Additionally, Cox stated, the attorney general’s office inaccurately cited criminal cases in its motions while bringing the case under a civil remedy.
"The state does not even allege that a crime was committed and the State has not sought to use criminal investigation tools," Cox stated.
Lastly, Cox noted that banks and savings and loans are exempt from FDUPTA claims and regulated by the Office of Financial Regulation and the Financial Services Commission.
Legal experts believe Cox was most concerned about the breadth of the subpoena. It requested the names of all firm lawyers for the past five years, all lenders it had represented, all notaries it had used, any companies the law firm had an interest in and documents showing pay scales and bonuses for all employees, among other things.
Stern’s firm produced 26,000 pages of documents, according to Tew.
There’s no question lawyers can be prosecuted for crimes. The most prominent South Florida targets of late are Ponzi schemer Scott Rothstein and Miami accountant and attorney Lewis Freeman. But the attorney general’s focus is strictly civil in the foreclosure probes.
And the attorney general’s office has used its civil powers to go after attorneys and law firms before. McCollum shut down the Coral Springs law firm Hess Kennedy and placed it in receivership in 2008 for allegedly pocketing fees from distressed credit card customers seeking debt relief without pursuing promised workouts. Illustrating the split between civil enforcement and discipline, firm leader Laura Hess accepted disbarment.
The attorney general’s office brought that case under the same statute under which it is bringing the foreclosure cases, Florida’s Unfair and Deceptive Trade Practices Act.
When asked why the attorney general was successful in bringing FDUPTA claims against the Hess Kennedy firm and whether that set a precedent, Richman speculated that defense lawyers in that case may not have made the right defenses.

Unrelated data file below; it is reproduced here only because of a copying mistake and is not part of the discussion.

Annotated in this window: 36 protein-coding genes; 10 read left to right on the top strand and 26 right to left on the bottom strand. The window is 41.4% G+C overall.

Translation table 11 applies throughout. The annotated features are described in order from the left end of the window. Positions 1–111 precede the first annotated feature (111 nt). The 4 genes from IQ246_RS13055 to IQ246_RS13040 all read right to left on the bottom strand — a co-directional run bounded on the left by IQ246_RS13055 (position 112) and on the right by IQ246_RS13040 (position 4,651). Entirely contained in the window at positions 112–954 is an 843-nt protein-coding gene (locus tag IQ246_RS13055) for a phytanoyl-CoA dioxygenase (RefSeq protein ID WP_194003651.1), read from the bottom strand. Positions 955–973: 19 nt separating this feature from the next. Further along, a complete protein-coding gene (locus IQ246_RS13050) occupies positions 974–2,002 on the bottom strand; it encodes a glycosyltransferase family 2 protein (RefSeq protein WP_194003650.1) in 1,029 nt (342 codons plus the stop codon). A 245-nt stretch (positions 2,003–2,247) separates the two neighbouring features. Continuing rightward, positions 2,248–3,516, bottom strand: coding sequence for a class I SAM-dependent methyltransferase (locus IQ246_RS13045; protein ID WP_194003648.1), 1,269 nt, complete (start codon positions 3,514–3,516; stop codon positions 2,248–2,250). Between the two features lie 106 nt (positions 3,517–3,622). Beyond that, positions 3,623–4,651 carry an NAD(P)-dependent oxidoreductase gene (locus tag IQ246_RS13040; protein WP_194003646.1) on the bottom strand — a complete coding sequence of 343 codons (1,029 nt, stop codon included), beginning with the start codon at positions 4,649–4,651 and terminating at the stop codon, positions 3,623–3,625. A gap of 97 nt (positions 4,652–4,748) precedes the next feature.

"We don’t know what defenses were brought in that case," he said. "That’s what you have to look at."
Miami appellate lawyer Andrew Berman, who is not involved in the case, said that while Cox was clearly bothered by the breadth of the subpoena, he had other valid reasons for rejecting it. It’s not that McCollum’s office shouldn’t investigate foreclosure firms, it’s that they should have done so under other grounds, he said.
"You have to look at what’s being investigated," Berman said. "The AG has a basis to investigate lawyers if they’re accused of committing a crime. A whole host of other regulations and statutes are available to the AG as a springboard to an investigation. They just picked the wrong one."
The Florida Bar is also concerned about irregularities and possible fraud related to foreclosure documents. Bar president Mayanne Downs has written to every chief circuit judge in the state to ask their judges to refer any suspicious cases to The Bar for investigation. So far, The Bar is investigating 40 lawyers for potential foreclosure law violations, said Bar spokeswoman Francine Walker.
But any Bar investigation would be geared to discipline, not civil or criminal penalties.
"All The Bar would look at is are you fit to keep your license," Jarvis noted. "That’s a very different investigation from the AG saying should you go to jail, pay fines, pay civil restitution. I think the judge got confused."
Downs said she also was surprised by Cox’s ruling, although she had not read it fully.
"I would be surprised that a judge ruled precisely and firmly that no other governmental agency could investigate behaviors or actions by lawyers," she said. "But I suspect what really ticked off the judge was how overbroad the subpoena was. I think that was the real issue."
Downs noted investigators often embark on a fishing expedition because they are not sure exactly what they are looking for and don’t want to be limited.
But that can be dangerous, Rogow said, noting, "narrowly tailored is a mantra for a good subpoena. It may have been the broadness of the subpoena that created a very negative impression."
Attorney General-elect and former Tampa prosecutor Pam Bondi, said before the election that she supported McCollum’s investigation.
"The court’s ruling did not speak to the issue of whether the firms under investigation had committed any wrongdoing," Bondi said in a statement. "We must use whatever means are available to ensure that homeowners are not being subjected to illegal practices. No Floridian should have to fear losing their home as a result of a flawed foreclosure process."
Dan Gelber, a former federal prosecutor who Bondi defeated in the general election, urged McCollum’s office to redraw the subpoena "as narrowly as possible."
Still, "whether they are overbroad doesn’t change that it’s a valid investigation," he said. "Being a lawyer doesn’t give you immunity from violating Florida’s statutes."
Daily Business Review